Pride of the Big Island: Three halau will represent Orchid Isle this year
Three halau will represent Hawaii Island at the 51st Annual Merrie Monarch Festival.
Two, Halau Hula ‘O Kahikilaulani under the direction of kumu hula Nahokuokalani Gaspang and Halau Na Lei Hiwahiwa ‘O Ku‘ualoha under the direction of kumu hula Sammye Ku‘ualoha Young (see separate feature), are from Hilo.
The third, Beamer-Solomon Halau O Po‘ohala under the direction of kumu hula Hulali Solomon Covington, hails from Waimea.
Gaspang assumed the reins of Halau Hula ‘O Kahikilaulani after the death of kumu hula Rae Fonseca in 2010. She said Fonseca continues to have “a very big influence whether he’s here or not.”
“We remind ourselves everyday and I remind myself to never forget what he taught me,” she said. “This is what he would say; this is what he would do. He’s still a part of our lives even though he’s been gone for four years.”
The halau’s kane placed fourth in hula kahiko last year. This year’s kahiko will be “Hanohano Waimea i ka Wai Kea,” the second of three chants written about a journey by Queen Kapi‘olani to the island of Kauai.
“With this, we honor the queen and also kumu Rae and kumu Nahoku because of their love for the island of Kauai,” said alaka‘i No‘eau Kalima. “We actually took a trip there in the beginning of March. We went up hiking to the swamp land and all over the island to see the place the mele was talking about for our kahiko. It was a wonderful trip and an excellent experience. For some of the men, it was their first time to Kauai.”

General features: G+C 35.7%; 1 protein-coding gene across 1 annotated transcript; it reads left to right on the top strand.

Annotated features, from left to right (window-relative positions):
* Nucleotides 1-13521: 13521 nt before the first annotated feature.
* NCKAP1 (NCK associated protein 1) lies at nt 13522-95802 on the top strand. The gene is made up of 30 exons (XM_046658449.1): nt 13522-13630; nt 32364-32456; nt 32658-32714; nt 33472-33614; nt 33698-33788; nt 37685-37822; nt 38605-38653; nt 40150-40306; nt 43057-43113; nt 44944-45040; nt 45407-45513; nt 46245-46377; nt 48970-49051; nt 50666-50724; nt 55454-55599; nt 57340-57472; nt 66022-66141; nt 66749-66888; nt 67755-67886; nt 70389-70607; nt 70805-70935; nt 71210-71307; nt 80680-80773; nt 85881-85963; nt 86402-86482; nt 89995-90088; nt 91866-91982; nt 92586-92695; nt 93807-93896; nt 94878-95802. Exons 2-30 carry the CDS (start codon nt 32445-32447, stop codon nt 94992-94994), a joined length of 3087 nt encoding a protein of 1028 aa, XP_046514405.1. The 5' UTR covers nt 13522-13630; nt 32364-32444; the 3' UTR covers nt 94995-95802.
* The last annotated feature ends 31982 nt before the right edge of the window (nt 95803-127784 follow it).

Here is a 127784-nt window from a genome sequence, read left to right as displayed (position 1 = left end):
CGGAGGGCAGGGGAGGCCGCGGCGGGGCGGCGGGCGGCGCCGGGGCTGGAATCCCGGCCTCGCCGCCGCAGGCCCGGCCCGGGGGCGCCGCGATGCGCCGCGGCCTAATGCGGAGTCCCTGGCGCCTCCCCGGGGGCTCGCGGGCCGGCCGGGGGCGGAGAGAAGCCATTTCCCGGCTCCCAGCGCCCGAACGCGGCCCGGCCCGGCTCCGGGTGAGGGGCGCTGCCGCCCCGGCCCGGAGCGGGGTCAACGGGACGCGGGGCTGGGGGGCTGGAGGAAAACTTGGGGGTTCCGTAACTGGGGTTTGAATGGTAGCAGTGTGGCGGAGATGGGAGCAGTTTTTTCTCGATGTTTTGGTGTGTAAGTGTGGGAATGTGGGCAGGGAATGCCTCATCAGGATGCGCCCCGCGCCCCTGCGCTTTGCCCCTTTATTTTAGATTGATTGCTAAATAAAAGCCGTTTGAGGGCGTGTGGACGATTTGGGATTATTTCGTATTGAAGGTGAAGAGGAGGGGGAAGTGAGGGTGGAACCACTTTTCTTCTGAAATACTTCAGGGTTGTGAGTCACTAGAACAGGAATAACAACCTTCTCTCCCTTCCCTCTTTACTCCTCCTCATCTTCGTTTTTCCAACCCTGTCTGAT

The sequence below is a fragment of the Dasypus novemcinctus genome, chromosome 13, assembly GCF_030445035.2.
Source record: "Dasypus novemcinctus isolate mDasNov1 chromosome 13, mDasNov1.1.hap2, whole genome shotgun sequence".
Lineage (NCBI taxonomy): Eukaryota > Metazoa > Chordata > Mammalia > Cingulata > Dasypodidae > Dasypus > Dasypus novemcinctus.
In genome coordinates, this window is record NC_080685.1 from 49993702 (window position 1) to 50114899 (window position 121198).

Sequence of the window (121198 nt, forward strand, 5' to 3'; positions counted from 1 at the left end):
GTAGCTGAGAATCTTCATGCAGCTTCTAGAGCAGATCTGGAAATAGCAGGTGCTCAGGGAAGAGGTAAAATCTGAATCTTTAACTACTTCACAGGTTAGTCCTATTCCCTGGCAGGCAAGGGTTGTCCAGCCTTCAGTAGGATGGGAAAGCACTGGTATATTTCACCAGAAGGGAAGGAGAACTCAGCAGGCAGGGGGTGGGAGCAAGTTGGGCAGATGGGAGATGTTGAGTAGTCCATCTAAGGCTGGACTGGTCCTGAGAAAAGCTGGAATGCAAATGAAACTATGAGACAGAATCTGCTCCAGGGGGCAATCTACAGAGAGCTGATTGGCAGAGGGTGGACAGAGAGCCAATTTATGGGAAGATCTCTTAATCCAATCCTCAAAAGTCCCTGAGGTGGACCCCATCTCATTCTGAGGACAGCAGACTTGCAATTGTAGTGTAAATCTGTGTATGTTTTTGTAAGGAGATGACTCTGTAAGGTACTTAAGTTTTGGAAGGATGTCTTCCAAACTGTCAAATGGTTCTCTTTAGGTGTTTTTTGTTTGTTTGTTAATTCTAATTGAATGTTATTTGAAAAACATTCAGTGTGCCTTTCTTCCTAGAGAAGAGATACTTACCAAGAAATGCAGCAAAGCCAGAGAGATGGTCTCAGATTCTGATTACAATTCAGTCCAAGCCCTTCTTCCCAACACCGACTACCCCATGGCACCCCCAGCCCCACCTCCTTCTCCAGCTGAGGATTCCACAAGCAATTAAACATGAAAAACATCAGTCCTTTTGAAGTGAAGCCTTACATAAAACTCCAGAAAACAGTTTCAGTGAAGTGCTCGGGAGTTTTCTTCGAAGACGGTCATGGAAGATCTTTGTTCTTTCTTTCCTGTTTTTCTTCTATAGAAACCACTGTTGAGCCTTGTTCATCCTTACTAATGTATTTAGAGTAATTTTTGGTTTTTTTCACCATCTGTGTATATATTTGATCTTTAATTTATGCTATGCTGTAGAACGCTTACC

Kalima said the halau performed the first chant, “Hanohano Hanalei,” in 2011.
The kane also placed third last year in hula ‘auana. This year’s mele is Maddy Lam’s “Ku‘uipo Onanona,” a song perhaps better known as a slack-key instrumental, but which was originally a lyrical love song with a strong kaona, or metaphoric subtext.
“There’s a lot of hidden meanings to the words,” Kalima said. “Our costumes are kind of showy, with big hibiscus prints, big leis and white pants and sashes. You know, the style the musicians in Waikiki would wear in the 1940s. I picture it as love jumping out at you.”
The wahine will also honor a monarch, Queen Lili‘uokalani, performing to “Ka ‘Oi O Na Pua” as their hula kahiko.
“This year kumu Nahoku wanted to honor Lili‘uokalani because she felt greatly for the Hawaiian people and she was our last reigning monarch. So she wanted to do a mele for her with special focus on her gentleness and her strength and compassion, which for us, mimics the demeanor of our kumu, as well,” said alaka‘i ‘Awapuhi Duldulao.
Duldulao said the halau’s women made a huaka‘i to Mauna Kea for education and community service.
“We did a mamane seed planting — mamane is mentioned in our number — to help with the palila restoration project,” she said. “Palilas eat the mamane. We went up there to get some inspiration for our number, to paint their own picture, put their own interpretation into the number so it comes alive when they dance the number.”
The wahine, who placed fifth last year in hula ‘auana, will honor their hometown this year with “Hilo E.”
“This was written by Mary Heanu in the 1920s. It speaks of the beauty of Hilo and the many people who come to Hilo just to see its beauty, because we have a lot to offer,” said Duldulao, who added that the wahine will “rock that stage with our ‘uli‘uli,” referring to gourd rattles.